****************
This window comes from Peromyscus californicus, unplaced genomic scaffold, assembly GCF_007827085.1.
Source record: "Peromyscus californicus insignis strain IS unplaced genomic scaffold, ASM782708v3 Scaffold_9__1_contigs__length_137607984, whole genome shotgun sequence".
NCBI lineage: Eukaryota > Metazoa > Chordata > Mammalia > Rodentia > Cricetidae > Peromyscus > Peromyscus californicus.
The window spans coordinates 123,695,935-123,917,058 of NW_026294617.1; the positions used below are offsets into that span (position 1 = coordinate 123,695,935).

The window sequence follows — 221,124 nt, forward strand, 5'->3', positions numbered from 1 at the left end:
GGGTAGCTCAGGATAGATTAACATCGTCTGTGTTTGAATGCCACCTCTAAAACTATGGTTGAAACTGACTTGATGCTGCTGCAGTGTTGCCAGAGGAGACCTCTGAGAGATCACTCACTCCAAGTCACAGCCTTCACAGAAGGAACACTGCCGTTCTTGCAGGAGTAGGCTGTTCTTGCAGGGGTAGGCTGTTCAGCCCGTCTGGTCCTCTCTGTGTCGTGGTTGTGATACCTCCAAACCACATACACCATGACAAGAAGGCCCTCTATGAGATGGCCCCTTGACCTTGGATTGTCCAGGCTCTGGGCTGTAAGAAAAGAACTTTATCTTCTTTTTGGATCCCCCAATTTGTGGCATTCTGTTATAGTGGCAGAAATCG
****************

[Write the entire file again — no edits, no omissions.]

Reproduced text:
This window comes from Peromyscus californicus, unplaced genomic scaffold, assembly GCF_007827085.1.
Source record: "Peromyscus californicus insignis strain IS unplaced genomic scaffold, ASM782708v3 Scaffold_9__1_contigs__length_137607984, whole genome shotgun sequence".
NCBI lineage: Eukaryota > Metazoa > Chordata > Mammalia > Rodentia > Cricetidae > Peromyscus > Peromyscus californicus.
The window spans coordinates 123,695,935-123,917,058 of NW_026294617.1; the positions used below are offsets into that span (position 1 = coordinate 123,695,935).

The window sequence follows — 221,124 nt, forward strand, 5'->3', positions numbered from 1 at the left end:
GGGTAGCTCAGGATAGATTAACATCGTCTGTGTTTGAATGCCACCTCTAAAACTATGGTTGAAACTGACTTGATGCTGCTGCAGTGTTGCCAGAGGAGACCTCTGAGAGATCACTCACTCCAAGTCACAGCCTTCACAGAAGGAACACTGCCGTTCTTGCAGGAGTAGGCTGTTCTTGCAGGGGTAGGCTGTTCAGCCCGTCTGGTCCTCTCTGTGTCGTGGTTGTGATACCTCCAAACCACATACACCATGACAAGAAGGCCCTCTATGAGATGGCCCCTTGACCTTGGATTGTCCAGGCTCTGGGCTGTAAGAAAAGAACTTTATCTTCTTTTTGGATCCCCCAATTTGTGGCATTCTGTTATAGTGGCAGAAATCG